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Planar straight-line graph

An example of planar straight-line graph

In computational geometry and geometric graph theory, a planar straight-line graph (or straight-line plane graph, or plane straight-line graph), in short PSLG, is an embedding of a planar graph in the plane such that its edges are mapped into straight-line segments.[1] Fáry's theorem (1948) states that every planar graph has this kind of embedding.

In computational geometry, PSLGs have often been called planar subdivisions, with an assumption or assertion that subdivisions are polygonal rather than having curved boundaries.

PSLGs may serve as representations of various maps, e.g., geographical maps in geographical information systems.[2]

Special cases of PSLGs are triangulations (polygon triangulation, point-set triangulation). Point-set triangulations are maximal PSLGs in the sense that it is impossible to add straight edges to them while keeping the graph planar. Triangulations have numerous applications in various areas.

PSLGs may be seen as a special kind of Euclidean graphs. However, in discussions involving Euclidean graphs, the primary interest is their metric properties, i.e., distances between vertices, while for PSLGs the primary interest is the topological properties. For some graphs, such as Delaunay triangulations, both metric and topological properties are of importance.



There exist three well-known data structures for representing PSLGs, these are the Winged-edge data structure, Halfedge, and Quadedge. The winged-edge data structure is the oldest of the three, but manipulating it often requires complicated case distinctions. This is because edge references do not store the edge direction, and the directions of edges around a face need not be consistent. The halfedge data structure stores both orientations of an edge and links them properly, simplifying operations and the storage scheme. The Quadedge data structure stores both the planar subdivision and its dual simultaneously. Its records consist explicitly only of edge records, four for each edge, and in a simplified form it is suitable for storing PSLGs.[3]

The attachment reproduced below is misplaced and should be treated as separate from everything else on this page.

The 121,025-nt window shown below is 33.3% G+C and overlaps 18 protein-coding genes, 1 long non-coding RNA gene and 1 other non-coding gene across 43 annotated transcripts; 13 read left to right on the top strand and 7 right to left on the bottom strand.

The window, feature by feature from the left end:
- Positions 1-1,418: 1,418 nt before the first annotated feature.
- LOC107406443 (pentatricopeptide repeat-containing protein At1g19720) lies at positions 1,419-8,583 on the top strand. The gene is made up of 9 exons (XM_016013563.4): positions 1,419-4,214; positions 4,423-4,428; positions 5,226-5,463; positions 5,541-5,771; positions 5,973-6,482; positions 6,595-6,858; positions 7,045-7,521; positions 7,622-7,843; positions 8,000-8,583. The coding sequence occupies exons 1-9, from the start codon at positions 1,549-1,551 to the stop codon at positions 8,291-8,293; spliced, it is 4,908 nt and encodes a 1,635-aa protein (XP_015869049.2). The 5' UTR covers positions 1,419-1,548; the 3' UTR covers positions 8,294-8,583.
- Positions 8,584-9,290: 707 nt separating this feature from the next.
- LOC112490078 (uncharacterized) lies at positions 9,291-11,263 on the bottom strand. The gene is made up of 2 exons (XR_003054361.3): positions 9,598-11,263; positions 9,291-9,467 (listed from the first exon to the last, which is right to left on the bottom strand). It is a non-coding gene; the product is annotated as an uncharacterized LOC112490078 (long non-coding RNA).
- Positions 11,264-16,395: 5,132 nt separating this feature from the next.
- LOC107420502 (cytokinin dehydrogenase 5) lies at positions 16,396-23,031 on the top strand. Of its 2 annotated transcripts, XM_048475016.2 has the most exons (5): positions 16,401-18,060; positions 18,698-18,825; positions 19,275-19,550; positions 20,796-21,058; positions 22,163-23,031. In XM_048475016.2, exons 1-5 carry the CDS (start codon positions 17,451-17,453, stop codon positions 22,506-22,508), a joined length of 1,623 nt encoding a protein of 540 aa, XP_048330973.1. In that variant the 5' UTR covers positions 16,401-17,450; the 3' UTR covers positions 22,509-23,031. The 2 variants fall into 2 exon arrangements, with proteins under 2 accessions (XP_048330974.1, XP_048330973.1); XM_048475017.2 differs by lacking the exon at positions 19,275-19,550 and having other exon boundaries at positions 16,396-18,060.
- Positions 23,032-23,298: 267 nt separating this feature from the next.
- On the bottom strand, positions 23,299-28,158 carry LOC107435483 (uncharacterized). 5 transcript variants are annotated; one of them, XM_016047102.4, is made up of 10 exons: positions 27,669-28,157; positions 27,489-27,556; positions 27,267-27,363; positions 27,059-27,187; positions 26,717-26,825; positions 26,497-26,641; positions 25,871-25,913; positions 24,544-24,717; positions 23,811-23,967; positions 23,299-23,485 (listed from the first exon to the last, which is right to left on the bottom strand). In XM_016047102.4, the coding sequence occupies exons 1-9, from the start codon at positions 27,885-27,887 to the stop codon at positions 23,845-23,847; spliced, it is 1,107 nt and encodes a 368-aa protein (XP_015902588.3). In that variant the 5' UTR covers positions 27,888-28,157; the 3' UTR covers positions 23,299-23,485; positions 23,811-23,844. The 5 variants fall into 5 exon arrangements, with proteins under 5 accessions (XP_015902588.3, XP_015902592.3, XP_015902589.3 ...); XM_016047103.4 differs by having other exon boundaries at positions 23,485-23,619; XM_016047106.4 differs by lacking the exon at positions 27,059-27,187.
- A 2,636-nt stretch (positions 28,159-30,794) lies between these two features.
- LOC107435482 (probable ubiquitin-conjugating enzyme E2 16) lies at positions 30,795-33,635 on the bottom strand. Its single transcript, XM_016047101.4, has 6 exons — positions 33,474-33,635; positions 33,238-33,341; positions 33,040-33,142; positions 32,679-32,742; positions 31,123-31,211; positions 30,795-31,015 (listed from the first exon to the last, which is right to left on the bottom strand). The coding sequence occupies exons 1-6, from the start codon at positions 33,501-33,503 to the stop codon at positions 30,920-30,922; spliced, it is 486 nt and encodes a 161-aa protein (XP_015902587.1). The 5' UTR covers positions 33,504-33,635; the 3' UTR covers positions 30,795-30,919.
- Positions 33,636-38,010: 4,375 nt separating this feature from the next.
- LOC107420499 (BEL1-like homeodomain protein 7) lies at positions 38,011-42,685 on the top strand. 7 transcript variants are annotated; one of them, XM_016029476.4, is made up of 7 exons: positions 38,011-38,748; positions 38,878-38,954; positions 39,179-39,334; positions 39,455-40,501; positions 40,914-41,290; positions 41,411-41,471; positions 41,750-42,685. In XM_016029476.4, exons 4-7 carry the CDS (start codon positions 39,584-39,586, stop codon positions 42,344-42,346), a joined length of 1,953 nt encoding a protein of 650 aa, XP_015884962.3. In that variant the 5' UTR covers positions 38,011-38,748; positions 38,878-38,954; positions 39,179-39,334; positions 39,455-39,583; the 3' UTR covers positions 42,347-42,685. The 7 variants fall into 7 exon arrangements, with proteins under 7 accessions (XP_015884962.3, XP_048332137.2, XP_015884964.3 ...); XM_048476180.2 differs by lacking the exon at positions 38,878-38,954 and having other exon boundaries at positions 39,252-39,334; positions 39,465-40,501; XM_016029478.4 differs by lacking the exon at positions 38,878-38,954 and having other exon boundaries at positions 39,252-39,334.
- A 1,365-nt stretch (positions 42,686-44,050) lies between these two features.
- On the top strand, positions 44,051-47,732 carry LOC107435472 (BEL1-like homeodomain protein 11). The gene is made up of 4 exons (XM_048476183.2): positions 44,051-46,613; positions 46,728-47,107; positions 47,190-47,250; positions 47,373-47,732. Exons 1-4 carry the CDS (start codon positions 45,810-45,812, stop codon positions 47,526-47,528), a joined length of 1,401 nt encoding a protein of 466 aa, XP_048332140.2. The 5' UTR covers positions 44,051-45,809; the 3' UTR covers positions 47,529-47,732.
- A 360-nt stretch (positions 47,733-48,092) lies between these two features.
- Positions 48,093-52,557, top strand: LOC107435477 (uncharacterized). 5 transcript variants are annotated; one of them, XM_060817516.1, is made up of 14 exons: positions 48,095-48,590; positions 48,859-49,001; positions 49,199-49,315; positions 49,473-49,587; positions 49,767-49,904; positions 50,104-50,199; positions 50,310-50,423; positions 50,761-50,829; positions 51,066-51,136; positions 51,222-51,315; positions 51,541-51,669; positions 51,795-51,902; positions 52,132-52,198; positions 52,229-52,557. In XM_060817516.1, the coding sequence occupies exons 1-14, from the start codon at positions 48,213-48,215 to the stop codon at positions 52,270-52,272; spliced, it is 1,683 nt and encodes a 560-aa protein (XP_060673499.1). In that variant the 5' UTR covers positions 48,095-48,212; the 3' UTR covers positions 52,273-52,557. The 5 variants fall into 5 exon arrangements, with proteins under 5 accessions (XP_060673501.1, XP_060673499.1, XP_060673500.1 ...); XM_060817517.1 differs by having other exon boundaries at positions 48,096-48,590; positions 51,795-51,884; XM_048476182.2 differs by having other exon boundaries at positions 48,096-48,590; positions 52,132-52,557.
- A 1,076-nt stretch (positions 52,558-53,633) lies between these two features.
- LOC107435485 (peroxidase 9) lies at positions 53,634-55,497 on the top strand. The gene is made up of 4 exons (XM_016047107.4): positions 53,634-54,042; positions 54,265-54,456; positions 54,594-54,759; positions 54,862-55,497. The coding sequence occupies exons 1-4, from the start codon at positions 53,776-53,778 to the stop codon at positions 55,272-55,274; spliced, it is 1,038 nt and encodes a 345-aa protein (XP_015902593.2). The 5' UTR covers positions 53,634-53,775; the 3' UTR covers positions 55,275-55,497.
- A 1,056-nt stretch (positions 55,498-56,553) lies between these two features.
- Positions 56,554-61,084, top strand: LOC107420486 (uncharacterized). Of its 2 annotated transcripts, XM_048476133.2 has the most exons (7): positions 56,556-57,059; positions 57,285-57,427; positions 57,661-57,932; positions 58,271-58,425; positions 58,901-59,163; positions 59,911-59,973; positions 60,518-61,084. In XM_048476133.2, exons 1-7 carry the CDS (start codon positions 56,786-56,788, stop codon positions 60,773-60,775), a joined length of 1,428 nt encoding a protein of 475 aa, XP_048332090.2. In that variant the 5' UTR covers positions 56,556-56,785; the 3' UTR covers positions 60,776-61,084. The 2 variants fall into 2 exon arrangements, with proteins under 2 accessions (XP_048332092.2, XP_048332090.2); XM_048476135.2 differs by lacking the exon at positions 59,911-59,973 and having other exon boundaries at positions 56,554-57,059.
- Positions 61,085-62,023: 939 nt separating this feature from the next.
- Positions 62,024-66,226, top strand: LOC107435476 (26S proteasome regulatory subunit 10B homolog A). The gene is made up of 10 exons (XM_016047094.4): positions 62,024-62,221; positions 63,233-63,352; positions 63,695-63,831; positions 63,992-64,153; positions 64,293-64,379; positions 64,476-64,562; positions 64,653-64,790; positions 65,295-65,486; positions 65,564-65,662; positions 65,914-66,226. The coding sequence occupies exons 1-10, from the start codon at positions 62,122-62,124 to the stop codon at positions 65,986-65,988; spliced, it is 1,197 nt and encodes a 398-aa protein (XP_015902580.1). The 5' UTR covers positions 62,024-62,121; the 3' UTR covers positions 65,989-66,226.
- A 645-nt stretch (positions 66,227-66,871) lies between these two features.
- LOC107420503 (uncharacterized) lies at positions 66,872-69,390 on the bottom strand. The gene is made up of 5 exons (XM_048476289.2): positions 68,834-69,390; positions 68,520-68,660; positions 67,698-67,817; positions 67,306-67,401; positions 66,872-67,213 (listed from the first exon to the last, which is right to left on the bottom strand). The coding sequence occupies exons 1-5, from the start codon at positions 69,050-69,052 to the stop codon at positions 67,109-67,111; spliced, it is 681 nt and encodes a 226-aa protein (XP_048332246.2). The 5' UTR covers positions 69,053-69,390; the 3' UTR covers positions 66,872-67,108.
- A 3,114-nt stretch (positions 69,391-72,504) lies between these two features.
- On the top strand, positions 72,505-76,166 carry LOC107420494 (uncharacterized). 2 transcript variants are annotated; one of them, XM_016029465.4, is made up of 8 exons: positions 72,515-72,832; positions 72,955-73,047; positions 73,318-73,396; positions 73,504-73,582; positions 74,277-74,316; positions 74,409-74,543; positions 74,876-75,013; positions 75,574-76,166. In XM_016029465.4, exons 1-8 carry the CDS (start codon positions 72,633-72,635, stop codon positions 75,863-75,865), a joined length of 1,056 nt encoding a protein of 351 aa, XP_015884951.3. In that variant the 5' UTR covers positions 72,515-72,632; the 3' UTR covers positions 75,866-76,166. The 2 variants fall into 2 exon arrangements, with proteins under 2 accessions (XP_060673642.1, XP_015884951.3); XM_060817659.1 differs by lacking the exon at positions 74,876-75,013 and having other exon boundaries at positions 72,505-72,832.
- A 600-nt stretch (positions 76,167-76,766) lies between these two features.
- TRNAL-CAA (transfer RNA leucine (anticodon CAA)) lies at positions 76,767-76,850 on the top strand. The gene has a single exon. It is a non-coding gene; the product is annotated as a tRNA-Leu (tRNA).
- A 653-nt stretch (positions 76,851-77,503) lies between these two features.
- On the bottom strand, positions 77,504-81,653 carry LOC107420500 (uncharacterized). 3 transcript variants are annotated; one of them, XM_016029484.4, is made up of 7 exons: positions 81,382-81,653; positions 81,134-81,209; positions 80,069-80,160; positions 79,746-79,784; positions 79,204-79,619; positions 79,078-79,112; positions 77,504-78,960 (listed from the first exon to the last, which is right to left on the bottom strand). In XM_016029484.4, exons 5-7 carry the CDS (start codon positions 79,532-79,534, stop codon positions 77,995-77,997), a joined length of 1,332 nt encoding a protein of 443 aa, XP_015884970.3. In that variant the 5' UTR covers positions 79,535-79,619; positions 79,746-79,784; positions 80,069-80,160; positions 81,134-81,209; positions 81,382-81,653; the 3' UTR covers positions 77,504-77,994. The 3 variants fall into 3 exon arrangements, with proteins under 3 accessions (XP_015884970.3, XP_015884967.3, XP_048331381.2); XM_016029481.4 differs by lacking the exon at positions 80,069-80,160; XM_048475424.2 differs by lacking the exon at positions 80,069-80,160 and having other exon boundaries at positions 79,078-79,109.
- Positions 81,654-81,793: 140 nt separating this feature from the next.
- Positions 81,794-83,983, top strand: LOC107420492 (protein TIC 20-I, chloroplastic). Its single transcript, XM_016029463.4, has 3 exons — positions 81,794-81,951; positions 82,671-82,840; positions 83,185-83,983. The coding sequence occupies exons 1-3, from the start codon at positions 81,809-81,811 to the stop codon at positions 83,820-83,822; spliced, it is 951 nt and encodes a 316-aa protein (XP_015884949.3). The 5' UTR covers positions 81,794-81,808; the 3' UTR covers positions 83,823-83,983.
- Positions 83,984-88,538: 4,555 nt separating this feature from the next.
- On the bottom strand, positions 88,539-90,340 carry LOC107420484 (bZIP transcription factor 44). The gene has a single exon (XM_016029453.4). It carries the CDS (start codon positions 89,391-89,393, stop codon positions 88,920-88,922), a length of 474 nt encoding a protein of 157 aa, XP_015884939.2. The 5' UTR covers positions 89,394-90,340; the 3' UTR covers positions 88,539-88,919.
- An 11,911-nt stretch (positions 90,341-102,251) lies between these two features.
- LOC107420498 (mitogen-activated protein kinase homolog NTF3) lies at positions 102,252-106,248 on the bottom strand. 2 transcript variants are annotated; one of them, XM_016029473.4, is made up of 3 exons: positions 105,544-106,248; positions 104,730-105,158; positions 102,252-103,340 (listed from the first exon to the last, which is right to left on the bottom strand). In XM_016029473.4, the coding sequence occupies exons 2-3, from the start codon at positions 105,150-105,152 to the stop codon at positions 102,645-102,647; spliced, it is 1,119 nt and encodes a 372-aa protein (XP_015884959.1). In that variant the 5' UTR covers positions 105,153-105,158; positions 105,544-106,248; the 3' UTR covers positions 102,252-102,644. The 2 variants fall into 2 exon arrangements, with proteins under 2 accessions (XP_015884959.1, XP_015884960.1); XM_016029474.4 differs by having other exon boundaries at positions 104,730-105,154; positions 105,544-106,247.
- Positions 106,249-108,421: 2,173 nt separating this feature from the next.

Problems in terms of PSLG

  • Point location. For a query point, find which face of the PSLG it belongs to.
  • Map overlay. Find the overlay of two PSLGs (maps), which is the subdivision of the plane by the two simultaneously embedded PSLGs. In GIS this problem is known as "thematic map overlay".

See also



  1. ^ Franco P. Preparata and Michael Ian Shamos (1985). Computational Geometry - An Introduction. Springer-Verlag. ISBN 0-387-96131-3. 1st edition; 2nd printing, corrected and expanded, 1988: ISBN 3-540-96131-3; Russian translation, 1989: ISBN 5-03-001041-6.
  2. ^ Nagy, George; Wagle, Sharad (June 1979), "Geographic Data Processing", ACM Computing Surveys, 11 (2): 139–181, doi:10.1145/356770.356777, S2CID 638860
  3. ^ Handbook of Data Structures and Applications, D. P. Mehta and S. Sahni, 2005, ISBN 1-58488-435-5, chapter 17
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Planar straight-line graph
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